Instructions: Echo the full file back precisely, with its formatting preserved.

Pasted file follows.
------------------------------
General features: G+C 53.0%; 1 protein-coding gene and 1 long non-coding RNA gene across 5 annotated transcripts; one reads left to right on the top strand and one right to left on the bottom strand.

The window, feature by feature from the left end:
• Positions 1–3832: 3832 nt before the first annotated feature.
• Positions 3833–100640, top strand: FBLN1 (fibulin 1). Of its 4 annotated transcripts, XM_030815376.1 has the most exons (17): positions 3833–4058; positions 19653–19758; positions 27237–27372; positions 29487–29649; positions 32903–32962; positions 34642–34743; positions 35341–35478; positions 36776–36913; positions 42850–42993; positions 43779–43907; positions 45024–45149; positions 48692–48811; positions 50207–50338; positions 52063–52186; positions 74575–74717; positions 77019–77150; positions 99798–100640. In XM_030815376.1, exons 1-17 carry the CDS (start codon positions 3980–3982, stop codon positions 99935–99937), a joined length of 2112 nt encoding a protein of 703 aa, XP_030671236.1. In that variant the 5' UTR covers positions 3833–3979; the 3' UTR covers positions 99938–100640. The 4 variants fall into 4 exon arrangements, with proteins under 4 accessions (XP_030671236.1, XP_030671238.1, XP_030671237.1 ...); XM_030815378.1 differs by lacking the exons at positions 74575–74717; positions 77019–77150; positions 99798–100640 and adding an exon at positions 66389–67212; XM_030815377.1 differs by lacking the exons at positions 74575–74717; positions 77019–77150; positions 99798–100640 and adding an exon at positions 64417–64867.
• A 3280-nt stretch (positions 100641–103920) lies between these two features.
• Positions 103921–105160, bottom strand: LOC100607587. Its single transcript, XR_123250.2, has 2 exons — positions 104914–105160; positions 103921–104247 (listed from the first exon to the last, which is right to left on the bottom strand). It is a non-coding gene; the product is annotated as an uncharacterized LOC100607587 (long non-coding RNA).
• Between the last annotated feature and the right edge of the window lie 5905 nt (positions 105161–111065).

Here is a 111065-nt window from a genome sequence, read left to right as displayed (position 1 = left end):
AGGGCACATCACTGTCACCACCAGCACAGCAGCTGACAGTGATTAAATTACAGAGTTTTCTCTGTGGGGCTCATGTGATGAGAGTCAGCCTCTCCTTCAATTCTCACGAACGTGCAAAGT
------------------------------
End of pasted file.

General features: G+C 53.0%; 1 protein-coding gene and 1 long non-coding RNA gene across 5 annotated transcripts; one reads left to right on the top strand and one right to left on the bottom strand.

The window, feature by feature from the left end:
• Positions 1–3832: 3832 nt before the first annotated feature.
• Positions 3833–100640, top strand: FBLN1 (fibulin 1). Of its 4 annotated transcripts, XM_030815376.1 has the most exons (17): positions 3833–4058; positions 19653–19758; positions 27237–27372; positions 29487–29649; positions 32903–32962; positions 34642–34743; positions 35341–35478; positions 36776–36913; positions 42850–42993; positions 43779–43907; positions 45024–45149; positions 48692–48811; positions 50207–50338; positions 52063–52186; positions 74575–74717; positions 77019–77150; positions 99798–100640. In XM_030815376.1, exons 1-17 carry the CDS (start codon positions 3980–3982, stop codon positions 99935–99937), a joined length of 2112 nt encoding a protein of 703 aa, XP_030671236.1. In that variant the 5' UTR covers positions 3833–3979; the 3' UTR covers positions 99938–100640. The 4 variants fall into 4 exon arrangements, with proteins under 4 accessions (XP_030671236.1, XP_030671238.1, XP_030671237.1 ...); XM_030815378.1 differs by lacking the exons at positions 74575–74717; positions 77019–77150; positions 99798–100640 and adding an exon at positions 66389–67212; XM_030815377.1 differs by lacking the exons at positions 74575–74717; positions 77019–77150; positions 99798–100640 and adding an exon at positions 64417–64867.
• A 3280-nt stretch (positions 100641–103920) lies between these two features.
• Positions 103921–105160, bottom strand: LOC100607587. Its single transcript, XR_123250.2, has 2 exons — positions 104914–105160; positions 103921–104247 (listed from the first exon to the last, which is right to left on the bottom strand). It is a non-coding gene; the product is annotated as an uncharacterized LOC100607587 (long non-coding RNA).
• Between the last annotated feature and the right edge of the window lie 5905 nt (positions 105161–111065).

Here is a 111065-nt window from a genome sequence, read left to right as displayed (position 1 = left end):
AGGGCACATCACTGTCACCACCAGCACAGCAGCTGACAGTGATTAAATTACAGAGTTTTCTCTGTGGGGCTCATGTGATGAGAGTCAGCCTCTCCTTCAATTCTCACGAACGTGCAAAGT